Bungalow architecture is often referred to as a style of architecture. In addition, architectural enthusiast equated bungalow to the arts and crafts style or craftsman architecture. However, this is not the case. Bungalow is actually a word that has roots in India. The British settlers used the term in the 19th century to classify that specific house type. Architects designed the bungalow to be one story high with large porches or verandas.
People identify Bungalows as craftsman architecture usually. In fact, the bungalow house designs became popular during the rise of the Arts and Crafts architecture movement. That movement happened between 1900 and the early 1930’s. Bungalow homes came about during this time in California as the popularity of the Victorian style architecture was on a decline. Bungalow home plans were widely available for the average middle class working family through the craftsman magazine created by furniture maker and designer, Gustav Stickley. Sears Roebuck company widely distributed the magazine along with and other building supply stores. Because of this, the bungalow house design spread across the country with little variations between regions.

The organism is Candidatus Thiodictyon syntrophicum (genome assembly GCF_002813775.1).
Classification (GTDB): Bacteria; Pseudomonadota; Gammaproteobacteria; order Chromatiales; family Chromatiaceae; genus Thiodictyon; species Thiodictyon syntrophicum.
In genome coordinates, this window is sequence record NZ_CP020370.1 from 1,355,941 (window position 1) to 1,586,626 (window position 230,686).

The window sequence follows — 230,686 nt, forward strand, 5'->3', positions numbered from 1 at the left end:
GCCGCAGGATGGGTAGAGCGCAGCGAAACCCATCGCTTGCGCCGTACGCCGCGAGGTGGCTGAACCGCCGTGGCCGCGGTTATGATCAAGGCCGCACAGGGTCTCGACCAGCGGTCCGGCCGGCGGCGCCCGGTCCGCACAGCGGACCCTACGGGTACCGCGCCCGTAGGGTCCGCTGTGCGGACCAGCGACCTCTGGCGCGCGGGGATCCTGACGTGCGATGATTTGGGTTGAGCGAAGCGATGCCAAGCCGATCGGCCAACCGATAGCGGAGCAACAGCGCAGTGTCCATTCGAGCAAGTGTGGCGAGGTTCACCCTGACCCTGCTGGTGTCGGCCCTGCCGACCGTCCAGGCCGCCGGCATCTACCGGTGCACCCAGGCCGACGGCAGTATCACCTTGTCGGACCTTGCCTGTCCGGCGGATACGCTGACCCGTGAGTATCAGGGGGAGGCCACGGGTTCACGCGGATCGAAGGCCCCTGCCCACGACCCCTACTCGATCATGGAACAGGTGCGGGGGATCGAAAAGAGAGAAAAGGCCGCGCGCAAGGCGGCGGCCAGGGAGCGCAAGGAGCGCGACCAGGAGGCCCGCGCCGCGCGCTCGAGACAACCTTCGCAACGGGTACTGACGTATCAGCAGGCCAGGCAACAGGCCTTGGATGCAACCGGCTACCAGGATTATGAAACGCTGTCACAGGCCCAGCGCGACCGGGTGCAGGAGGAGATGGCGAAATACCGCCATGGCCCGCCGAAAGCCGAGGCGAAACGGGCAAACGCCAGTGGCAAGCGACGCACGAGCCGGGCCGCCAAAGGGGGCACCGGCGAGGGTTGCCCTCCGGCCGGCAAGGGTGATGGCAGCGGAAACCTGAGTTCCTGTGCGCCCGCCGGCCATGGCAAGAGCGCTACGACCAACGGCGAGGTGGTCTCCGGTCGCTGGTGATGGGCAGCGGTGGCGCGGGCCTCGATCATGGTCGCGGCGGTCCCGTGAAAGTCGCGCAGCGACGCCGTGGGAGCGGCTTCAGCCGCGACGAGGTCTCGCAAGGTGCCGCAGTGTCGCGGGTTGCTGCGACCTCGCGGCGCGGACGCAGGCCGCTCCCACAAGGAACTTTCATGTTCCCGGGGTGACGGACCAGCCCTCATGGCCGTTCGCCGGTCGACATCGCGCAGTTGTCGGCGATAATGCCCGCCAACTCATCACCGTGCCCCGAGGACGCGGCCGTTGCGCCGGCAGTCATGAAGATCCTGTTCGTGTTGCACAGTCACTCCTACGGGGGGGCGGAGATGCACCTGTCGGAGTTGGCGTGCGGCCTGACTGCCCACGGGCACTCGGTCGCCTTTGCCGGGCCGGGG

What are the characteristics of Bungalow architecture
Characteristics of the bungalow architecture includes: One or one and a half story design, low pitched gable roof (hip roof in some cases), wide eave overhang, exposed rafter tails, beams or brackets under gable, large front porch, and columns or the column base continued to the ground without breaking at the porch level.